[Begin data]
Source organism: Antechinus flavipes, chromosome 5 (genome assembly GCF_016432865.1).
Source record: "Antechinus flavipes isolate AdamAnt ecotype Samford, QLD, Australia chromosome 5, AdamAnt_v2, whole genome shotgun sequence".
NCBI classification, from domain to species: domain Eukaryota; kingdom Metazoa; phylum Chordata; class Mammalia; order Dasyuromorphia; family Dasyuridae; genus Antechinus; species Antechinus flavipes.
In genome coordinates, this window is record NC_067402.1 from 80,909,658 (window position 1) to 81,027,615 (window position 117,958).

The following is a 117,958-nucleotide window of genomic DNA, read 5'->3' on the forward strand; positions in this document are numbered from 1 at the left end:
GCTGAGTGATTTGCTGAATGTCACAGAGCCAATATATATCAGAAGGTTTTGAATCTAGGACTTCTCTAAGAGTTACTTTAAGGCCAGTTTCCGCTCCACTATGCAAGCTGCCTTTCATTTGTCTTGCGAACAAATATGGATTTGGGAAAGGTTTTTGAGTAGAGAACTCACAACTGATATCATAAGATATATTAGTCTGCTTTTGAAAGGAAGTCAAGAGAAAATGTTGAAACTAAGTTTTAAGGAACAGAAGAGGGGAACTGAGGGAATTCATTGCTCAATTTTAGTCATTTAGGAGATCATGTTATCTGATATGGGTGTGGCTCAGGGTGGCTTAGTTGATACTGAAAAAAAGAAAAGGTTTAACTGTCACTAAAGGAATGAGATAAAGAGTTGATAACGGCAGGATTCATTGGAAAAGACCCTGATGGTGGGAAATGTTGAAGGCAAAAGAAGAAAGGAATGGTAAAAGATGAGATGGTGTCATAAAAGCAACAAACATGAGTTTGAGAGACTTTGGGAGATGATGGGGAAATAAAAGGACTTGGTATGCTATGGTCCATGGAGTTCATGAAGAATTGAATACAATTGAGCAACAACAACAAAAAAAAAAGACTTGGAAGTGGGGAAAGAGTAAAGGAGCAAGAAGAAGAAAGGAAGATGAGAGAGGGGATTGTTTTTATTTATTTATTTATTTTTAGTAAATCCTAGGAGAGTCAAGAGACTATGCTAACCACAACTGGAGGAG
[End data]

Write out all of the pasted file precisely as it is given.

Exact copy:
Source organism: Antechinus flavipes, chromosome 5 (genome assembly GCF_016432865.1).
Source record: "Antechinus flavipes isolate AdamAnt ecotype Samford, QLD, Australia chromosome 5, AdamAnt_v2, whole genome shotgun sequence".
NCBI classification, from domain to species: domain Eukaryota; kingdom Metazoa; phylum Chordata; class Mammalia; order Dasyuromorphia; family Dasyuridae; genus Antechinus; species Antechinus flavipes.
In genome coordinates, this window is record NC_067402.1 from 80,909,658 (window position 1) to 81,027,615 (window position 117,958).

The following is a 117,958-nucleotide window of genomic DNA, read 5'->3' on the forward strand; positions in this document are numbered from 1 at the left end:
GCTGAGTGATTTGCTGAATGTCACAGAGCCAATATATATCAGAAGGTTTTGAATCTAGGACTTCTCTAAGAGTTACTTTAAGGCCAGTTTCCGCTCCACTATGCAAGCTGCCTTTCATTTGTCTTGCGAACAAATATGGATTTGGGAAAGGTTTTTGAGTAGAGAACTCACAACTGATATCATAAGATATATTAGTCTGCTTTTGAAAGGAAGTCAAGAGAAAATGTTGAAACTAAGTTTTAAGGAACAGAAGAGGGGAACTGAGGGAATTCATTGCTCAATTTTAGTCATTTAGGAGATCATGTTATCTGATATGGGTGTGGCTCAGGGTGGCTTAGTTGATACTGAAAAAAAGAAAAGGTTTAACTGTCACTAAAGGAATGAGATAAAGAGTTGATAACGGCAGGATTCATTGGAAAAGACCCTGATGGTGGGAAATGTTGAAGGCAAAAGAAGAAAGGAATGGTAAAAGATGAGATGGTGTCATAAAAGCAACAAACATGAGTTTGAGAGACTTTGGGAGATGATGGGGAAATAAAAGGACTTGGTATGCTATGGTCCATGGAGTTCATGAAGAATTGAATACAATTGAGCAACAACAACAAAAAAAAAAGACTTGGAAGTGGGGAAAGAGTAAAGGAGCAAGAAGAAGAAAGGAAGATGAGAGAGGGGATTGTTTTTATTTATTTATTTATTTTTAGTAAATCCTAGGAGAGTCAAGAGACTATGCTAACCACAACTGGAGGAG